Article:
Friday 25th March 2022

NUMBERS 19, 20 and 21

The water of cleansing in Numbers 19 was unusual.  The animal killed was not sacrificed, but slaughtered outside the camp, rather than at the altar.  It was a female, not a bull, and every part of it was burnt, including the blood and the offal.  It was only needed to provide ashes that were themselves mixed with water to produce cleansing water.  It seems almost magical, and certainly mystical – very distant from the authentic New Covenant activities.  A strange fusion of ceremony and early medicine seem to be occurring.  Cedar wood or its essential oil has, supposedly, antiseptic, antifungal, insecticide properties.  Ashes may contain alkaline substances that have antibacterial effects too.  However, the dilution effect of the water is likely to make the effect of any such dissolved chemicals negligible – unless you are into homeopathy, of course!  But a cross-over between ceremonial sacrifice and some aspects of basic hygiene and medicine is very characteristic of these Old Covenant rituals.  It might provide medical researchers with a fruitful line of enquiry to start with some of these ceremonial substances as a basis for their scientific work.  Hyssop was a brush-like plant, good for dipping in liquids and sprinkling them on other objects.  The New Covenant has in any case released us from these tedious rituals – all of them fulfilled entirely by Christ – and we can focus on serving the Lord with an already-cleansed conscience.

Numbers 20 marks the end of the line for three key players in this great drama.  We experience a fast-forward in time, and it is now nearly 40 years since the rebellion of the Spies.  Miriam died.  Moses finally ‘snapped’ after 40 years of aggravation from the moaners and whiners; when God told him to speak to the rock to provide water, he ‘lost it’ and wacked it with his staff in anger and frustration at Israel’s pettiness and unbelief.  The Lord regarded Moses’ behaviour as totally disrespectful and disobedient – even though 40 years previously he had commanded Moses to strike that same rock!  Moses’ punishment was to be excluded from seeing the Promised Land, and to die in the desert with those same rebels.  Those of us who consider this rather ‘harsh’ should also consider these two points:  1. Moses had spent at least 40 years in the intimate presence and glory of God, seeing far more than any other man had been permitted to see, and learning so much first-hand from the Lord.  From those to whom much has been given, much is expected.  2. Moses was also the symbol, the ‘type’, of the Old Covenant Law itself.  He only did one thing wrong and that was sufficient to disqualify him from his reward.  James 2:10 puts it this way: “For whoever keeps the whole law and yet stumbles at just one point is guilty of breaking all of it”.   If you want to be perfect by keeping the Law, then you have to keep it perfectly.  Flawlessly!  God is not saying that all sins are equally bad (a common error held by evangelical Christians), but that even a slight failure in a minor sin will have major consequences.  (If God regarded all sins as equally bad, then why does his own law issue varying punishments for them?)  The appearance of the New Covenant, based on grace through faith was overdue!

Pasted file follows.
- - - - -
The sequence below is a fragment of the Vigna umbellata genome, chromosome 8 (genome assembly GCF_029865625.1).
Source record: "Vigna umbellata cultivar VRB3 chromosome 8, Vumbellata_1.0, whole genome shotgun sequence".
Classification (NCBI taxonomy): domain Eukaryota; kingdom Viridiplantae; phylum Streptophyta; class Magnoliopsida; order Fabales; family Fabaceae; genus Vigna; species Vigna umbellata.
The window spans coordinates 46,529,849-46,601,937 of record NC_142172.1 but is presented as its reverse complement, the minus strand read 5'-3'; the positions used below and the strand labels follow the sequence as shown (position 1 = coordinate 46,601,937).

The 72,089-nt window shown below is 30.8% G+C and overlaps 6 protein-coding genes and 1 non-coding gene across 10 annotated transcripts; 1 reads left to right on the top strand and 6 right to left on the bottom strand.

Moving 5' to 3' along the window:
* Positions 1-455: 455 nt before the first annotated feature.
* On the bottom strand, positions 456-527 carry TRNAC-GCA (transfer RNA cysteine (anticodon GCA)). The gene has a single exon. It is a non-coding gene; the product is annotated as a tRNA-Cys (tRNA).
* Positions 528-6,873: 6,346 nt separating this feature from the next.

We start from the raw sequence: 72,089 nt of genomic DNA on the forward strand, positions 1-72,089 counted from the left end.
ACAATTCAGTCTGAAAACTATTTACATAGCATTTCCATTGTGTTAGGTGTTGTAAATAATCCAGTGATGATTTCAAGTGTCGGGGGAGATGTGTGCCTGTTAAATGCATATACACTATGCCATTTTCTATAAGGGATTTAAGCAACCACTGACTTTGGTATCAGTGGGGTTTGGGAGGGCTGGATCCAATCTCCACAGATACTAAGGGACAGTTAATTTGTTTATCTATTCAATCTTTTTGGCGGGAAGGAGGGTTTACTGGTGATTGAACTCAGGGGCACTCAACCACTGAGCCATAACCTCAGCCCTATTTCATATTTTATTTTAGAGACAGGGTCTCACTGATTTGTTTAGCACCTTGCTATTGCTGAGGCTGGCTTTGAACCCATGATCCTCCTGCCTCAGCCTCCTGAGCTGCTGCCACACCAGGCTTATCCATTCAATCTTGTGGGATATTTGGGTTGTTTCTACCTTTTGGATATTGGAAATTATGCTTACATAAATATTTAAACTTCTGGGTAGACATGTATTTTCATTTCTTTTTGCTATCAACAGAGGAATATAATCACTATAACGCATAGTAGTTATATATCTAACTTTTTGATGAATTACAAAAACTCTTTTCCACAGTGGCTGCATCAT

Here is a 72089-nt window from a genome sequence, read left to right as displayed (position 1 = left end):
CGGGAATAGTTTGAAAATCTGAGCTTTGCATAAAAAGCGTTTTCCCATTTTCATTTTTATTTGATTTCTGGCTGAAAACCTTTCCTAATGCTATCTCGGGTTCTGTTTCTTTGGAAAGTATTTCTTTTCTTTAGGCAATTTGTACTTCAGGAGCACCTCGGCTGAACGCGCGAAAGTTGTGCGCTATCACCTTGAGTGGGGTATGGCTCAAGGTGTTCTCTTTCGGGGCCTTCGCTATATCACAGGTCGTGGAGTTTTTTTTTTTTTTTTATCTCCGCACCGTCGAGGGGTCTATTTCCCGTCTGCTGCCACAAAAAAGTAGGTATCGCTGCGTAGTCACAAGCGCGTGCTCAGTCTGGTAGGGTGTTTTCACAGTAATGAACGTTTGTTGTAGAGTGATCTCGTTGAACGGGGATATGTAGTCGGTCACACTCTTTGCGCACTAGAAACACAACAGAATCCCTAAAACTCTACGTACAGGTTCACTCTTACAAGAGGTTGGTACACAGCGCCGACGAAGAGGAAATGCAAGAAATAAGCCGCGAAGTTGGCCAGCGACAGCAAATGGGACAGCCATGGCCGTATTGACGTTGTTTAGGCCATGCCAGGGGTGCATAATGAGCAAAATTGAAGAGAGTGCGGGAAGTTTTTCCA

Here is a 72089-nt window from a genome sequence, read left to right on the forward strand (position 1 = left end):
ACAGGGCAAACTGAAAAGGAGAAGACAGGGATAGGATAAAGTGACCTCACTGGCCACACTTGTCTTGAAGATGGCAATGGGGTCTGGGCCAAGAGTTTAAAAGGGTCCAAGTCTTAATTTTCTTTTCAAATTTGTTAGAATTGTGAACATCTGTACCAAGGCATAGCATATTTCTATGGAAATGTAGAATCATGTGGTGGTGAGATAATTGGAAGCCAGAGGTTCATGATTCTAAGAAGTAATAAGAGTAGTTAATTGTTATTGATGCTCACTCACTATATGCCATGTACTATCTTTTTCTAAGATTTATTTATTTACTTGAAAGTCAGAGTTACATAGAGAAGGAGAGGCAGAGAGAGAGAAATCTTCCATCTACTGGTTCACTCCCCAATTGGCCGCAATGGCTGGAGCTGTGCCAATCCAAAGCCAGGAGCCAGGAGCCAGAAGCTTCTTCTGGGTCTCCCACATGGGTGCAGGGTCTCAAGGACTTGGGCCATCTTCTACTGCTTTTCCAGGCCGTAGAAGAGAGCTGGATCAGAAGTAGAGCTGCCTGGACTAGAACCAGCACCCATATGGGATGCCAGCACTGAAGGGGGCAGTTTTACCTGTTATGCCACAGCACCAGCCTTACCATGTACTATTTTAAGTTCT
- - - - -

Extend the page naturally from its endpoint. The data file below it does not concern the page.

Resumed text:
Finally, Aaron died, after passing on his priestly garments, and therefore his priestly office, to his son Eleazar.  Within a single chapter, the three key leaders of the nation had been disposed of and a new leadership was being sought.

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